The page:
Consumer Watch: Value in boxes of goodness

By Susan Edmunds

Fruit and vegetables delivered fresh to the door compete well with supermarket prices

A number of providers offer weekly or fortnightly delivery of fruit and vegetable boxes, often on a subscription-style basis. Photo / Adrian Malloch
A number of providers offer weekly or fortnightly delivery of fruit and vegetable boxes, often on a subscription-style basis. Photo / Adrian Malloch

Boxes of fruit, vegetables and even meat delivered to the door are becoming increasingly popular with time-poor Kiwi shoppers.

But whether they are good value for money depends on how well you use the ingredients.

A number of providers offer weekly or fortnightly delivery of fruit and vegetable boxes, often on a subscription-style basis. Delivery outside Auckland is limited but several companies have their eyes on expansion.

Most of the boxes designed to last a family for a week cost about $40-$55. We compared the prices to Countdown prices in the same week and found FoodBox's $45 option came in at $44.25 in the supermarket, without the spinach the box included but the supermarket was not stocking.

Ooooby's $53 box came in at $28.50 at the supermarket, although half of its ingredients that week were organic and the supermarket's were not.

Produce Delivered's $44.99 box came in at $42.36, but the supermarket was not selling the loose shallots included in the box.

Veg'd Out's $40 box, mainly available on the North Shore, came in more than $20 cheaper than the corresponding supermarket shop.

The supermarket also did not have the same varieties of apples as were included in some of the boxes.

Independent fruit and vegetable retailers are often cheaper than supermarket prices.

Jolanda Hibbert of Veg'd Out said there would not always be a price difference as big as $20. "It depends on our deals and supermarket specials." She said money was saved by knowing which producers to use and keeping overheads low.

Pete Russell, managing director of Ooooby, said his company worked to provide a direct link between local growers and customers. "We identified that small-scale family farms were finding it hard to reach the market. Supermarkets are very convenient and relatively cheap but they paid growers a lot less than these guys could afford."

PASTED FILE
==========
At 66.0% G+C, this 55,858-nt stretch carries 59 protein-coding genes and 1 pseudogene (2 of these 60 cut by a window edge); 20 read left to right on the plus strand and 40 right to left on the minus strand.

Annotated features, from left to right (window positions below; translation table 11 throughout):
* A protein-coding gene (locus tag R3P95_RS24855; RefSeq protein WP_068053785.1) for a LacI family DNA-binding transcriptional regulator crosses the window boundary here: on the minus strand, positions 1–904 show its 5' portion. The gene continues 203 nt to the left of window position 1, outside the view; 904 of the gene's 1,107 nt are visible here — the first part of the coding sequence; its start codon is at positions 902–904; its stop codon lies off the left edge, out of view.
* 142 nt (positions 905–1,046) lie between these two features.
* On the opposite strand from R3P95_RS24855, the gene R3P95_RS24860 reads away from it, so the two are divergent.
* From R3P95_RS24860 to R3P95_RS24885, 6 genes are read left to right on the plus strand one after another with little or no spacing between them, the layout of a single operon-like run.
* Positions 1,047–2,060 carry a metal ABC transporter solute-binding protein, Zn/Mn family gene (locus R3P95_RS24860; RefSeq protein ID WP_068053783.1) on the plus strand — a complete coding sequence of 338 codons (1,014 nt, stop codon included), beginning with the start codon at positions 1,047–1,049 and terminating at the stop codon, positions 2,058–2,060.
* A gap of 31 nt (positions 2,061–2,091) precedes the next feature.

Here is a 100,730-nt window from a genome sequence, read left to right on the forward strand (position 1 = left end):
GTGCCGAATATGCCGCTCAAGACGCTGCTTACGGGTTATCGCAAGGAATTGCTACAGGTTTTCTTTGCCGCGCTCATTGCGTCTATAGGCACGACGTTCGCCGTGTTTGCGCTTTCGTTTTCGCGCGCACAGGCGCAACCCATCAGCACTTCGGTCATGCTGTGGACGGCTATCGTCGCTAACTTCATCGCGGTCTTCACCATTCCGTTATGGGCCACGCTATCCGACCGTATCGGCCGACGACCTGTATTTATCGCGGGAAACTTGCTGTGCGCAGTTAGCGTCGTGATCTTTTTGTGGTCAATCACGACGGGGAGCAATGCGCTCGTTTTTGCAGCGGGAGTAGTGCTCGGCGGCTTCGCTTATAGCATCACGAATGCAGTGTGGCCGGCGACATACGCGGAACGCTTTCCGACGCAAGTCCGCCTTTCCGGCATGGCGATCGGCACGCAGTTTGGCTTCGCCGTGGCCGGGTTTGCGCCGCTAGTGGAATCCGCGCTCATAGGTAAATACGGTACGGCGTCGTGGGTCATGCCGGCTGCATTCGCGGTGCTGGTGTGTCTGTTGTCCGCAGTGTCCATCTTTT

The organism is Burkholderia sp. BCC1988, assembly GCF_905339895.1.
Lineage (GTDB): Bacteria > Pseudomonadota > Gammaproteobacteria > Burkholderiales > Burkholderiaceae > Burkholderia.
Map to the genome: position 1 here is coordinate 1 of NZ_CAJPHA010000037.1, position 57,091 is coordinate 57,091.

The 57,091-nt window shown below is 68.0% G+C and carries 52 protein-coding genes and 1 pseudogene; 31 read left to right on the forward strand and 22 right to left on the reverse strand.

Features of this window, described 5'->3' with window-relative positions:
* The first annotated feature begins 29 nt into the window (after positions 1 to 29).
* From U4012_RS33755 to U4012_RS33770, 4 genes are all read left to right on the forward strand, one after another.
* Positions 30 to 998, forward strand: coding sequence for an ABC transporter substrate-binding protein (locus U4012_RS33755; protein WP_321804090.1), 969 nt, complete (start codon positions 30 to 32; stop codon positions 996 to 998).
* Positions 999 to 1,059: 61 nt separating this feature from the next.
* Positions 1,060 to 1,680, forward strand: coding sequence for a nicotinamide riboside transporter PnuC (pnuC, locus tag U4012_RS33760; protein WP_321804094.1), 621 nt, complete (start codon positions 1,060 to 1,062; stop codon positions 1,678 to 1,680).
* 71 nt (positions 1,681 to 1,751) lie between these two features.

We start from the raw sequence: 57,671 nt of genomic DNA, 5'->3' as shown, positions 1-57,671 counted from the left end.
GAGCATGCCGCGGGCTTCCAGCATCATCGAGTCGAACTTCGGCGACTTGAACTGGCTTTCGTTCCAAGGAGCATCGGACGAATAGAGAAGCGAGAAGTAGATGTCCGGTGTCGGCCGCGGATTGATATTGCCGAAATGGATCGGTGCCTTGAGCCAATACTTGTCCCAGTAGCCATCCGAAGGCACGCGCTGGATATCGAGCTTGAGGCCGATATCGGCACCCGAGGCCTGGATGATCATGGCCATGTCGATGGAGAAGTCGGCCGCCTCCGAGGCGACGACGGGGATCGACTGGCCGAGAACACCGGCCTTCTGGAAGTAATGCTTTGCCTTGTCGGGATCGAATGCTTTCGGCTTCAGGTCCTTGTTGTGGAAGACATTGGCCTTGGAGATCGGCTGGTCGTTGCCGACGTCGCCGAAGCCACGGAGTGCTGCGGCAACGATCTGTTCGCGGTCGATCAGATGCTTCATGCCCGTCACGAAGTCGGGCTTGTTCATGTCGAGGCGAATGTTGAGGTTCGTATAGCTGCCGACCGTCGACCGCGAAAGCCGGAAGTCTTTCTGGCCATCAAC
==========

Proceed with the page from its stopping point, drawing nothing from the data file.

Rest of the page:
He said consumers today cared about where their food came from. A 20-month study found that Ooooby's prices were about 2 per cent cheaper than the supermarkets' prices. Delivery is free. "It wasn't consistent. Sometimes they were cheaper and sometimes we were but overall we came out just under."

The business was built on a low-cost model, he said, only operating at limited times of the day to get the boxes packed and distributed. Ooooby has also opened a branch in Sydney.

Raewyn Fox, of the Federation of Family Budgeting Services, said boxes could provide good value because the contents were fresh fruit and vegetables.

But she said it was important that people did not pay for food they would not eat. "It's about using everything in the parcel. If there's something your kids won't eat, that's not good value."

Sophie Gray, food writer and budgeting expert, agreed it was a matter of using them well. "Vege co-ops and food boxes can be great value as you only get what is in season so it is really fresh and cheap because it's plentiful at the peak of the season. They can get a bit monotonous but can also be a great motivator for learning new ways of serving the same things and a good way of ensuring you always have fresh produce on hand because it's a standing order." owner Peter Smith started the company six years ago with his wife, Jenny, and has branched out to Hamilton, Tauranga and Cambridge. It offers fruit and vegetable boxes and meat boxes. "We're trying to make buying fruit and vegetables and meat as easy as possible. People should be able to be confident that the stuff they are buying is good quality."

He said the cost of the boxes was benchmarked against supermarket prices so customers would know they were getting at least the same value as they would get from the supermarket. "We try to balance it so they have nice treat-type things as well as the staple stuff they need, things they can roast and stirfry."

Buying a box meant people got fruit and veg that was good quality, Smith said, because his team knew who to buy from and when. "We always buy apples from Yummy because we know you never get a floury apple. Customers may not always know that. That knowledge takes a long time to learn."

Other options provide more, including My Food Bag, fronted by MasterChef winner Nadia Lim, which offers recipe cards and the ingredients to make them. That service has more than 6,000 subscribers.

- Herald on Sunday

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